At Social Talent, we’re big believers in learning from the successful practices of other industries, and applying them to our own in order to help improve our own. So when we first saw this research from Yesware, an email productivity service for salespeople, we got very excited! In fact, we thought that the findings of Yesware’s research into email open and reply rates were so significant that they could have quite important implications for the recruitment industry. Implications that could help YOU increase your candidate email response rates. (We’ve even decided to work the findings into our internet recruitment training program, the Black Belt in Internet Recruitment.)
“So what’s all the fuss about these findings?” I hear you cry? Well, drawing on data from over 500,000 (half a million!) sales emails sent by Yesware users in the first quarter of 2014, Yesware found that if an email is ever going to be opened by it’s intended recipient, 91% of the time it’s opened within 24 hours after it’s been sent. Furthermore, 90% of emails that received replies were also replied to within 24 hours after they were opened. That means that during that first day, over half of opened emails were replied to within 3 hours.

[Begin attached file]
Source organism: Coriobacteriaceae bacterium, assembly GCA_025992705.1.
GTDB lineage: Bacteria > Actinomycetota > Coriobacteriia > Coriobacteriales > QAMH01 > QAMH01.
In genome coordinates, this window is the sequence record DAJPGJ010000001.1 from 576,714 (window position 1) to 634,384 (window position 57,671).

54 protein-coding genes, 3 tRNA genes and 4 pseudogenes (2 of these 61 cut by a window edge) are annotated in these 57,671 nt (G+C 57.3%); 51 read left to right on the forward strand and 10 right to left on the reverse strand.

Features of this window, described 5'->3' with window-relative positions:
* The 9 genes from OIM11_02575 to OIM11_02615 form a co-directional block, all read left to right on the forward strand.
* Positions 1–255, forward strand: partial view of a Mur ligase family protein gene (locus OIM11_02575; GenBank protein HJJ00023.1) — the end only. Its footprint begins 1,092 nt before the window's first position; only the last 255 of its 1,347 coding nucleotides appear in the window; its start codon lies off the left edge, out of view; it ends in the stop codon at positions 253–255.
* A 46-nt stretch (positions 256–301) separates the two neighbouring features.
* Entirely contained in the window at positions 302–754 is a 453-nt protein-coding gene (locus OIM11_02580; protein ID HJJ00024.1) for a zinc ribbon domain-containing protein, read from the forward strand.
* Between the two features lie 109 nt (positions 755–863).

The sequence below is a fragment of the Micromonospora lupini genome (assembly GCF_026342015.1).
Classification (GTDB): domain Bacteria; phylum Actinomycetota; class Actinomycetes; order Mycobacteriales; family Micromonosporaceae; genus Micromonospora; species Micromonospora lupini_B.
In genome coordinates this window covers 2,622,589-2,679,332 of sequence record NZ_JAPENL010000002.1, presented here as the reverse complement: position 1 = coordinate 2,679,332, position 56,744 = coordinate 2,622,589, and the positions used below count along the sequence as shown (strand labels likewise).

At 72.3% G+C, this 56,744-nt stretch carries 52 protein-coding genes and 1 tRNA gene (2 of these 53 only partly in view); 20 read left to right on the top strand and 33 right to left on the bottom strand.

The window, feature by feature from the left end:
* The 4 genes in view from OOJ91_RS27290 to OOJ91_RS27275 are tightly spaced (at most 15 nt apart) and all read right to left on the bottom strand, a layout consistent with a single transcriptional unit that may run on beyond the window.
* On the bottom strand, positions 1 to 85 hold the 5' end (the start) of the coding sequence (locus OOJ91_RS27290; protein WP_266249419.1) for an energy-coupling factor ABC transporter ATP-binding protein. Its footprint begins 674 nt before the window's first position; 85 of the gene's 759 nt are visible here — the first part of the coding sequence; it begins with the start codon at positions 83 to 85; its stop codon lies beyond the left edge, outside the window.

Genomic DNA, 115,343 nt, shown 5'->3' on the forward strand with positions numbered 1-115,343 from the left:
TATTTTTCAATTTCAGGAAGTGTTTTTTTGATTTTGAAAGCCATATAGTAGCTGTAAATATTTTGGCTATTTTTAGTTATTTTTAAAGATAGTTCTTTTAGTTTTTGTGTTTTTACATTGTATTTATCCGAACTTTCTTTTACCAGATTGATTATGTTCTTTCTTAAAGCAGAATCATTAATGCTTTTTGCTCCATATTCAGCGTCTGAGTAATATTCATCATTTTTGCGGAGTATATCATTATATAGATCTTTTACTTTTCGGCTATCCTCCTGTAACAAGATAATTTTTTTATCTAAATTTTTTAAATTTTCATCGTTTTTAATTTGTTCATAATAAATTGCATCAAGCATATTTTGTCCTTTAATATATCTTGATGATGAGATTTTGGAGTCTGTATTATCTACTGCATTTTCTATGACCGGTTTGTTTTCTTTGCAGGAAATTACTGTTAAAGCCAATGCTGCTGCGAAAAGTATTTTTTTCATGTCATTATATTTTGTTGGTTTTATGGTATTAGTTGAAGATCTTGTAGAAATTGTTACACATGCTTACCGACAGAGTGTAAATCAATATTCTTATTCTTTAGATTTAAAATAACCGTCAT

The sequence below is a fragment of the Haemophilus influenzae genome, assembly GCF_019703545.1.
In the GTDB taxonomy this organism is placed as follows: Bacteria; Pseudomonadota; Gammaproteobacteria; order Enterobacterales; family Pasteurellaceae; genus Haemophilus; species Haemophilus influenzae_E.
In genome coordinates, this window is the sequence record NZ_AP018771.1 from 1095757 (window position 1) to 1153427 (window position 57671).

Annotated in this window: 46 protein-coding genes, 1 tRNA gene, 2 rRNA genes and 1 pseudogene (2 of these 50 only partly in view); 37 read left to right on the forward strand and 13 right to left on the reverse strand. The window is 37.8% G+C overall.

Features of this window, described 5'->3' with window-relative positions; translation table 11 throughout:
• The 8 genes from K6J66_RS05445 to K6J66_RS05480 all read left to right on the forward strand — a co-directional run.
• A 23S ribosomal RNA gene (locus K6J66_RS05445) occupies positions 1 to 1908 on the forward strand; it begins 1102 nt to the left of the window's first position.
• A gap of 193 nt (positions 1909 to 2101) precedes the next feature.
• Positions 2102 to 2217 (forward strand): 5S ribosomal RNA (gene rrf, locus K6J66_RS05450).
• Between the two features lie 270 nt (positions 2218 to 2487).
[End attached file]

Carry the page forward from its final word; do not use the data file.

BUT (and it’s a big ‘but’), after Day 1 (i.e. that first 24 hour period) has passed, the chances of your email being opened falls to just 1.7% on Day 2 and decreases thereafter. The same applies for email responses. If you haven’t received a response to your sent email after 24 hours the likelihood of it being replied to falls from whopping 90% to a very measly 3%.
But what does this prove? Well, it proves that the life span of an email is incredibly short and if you do not receive a reply to an email you’ve sent to a candidate within a 24 hour period you will, most likely, NOT receive a reply from that candidate.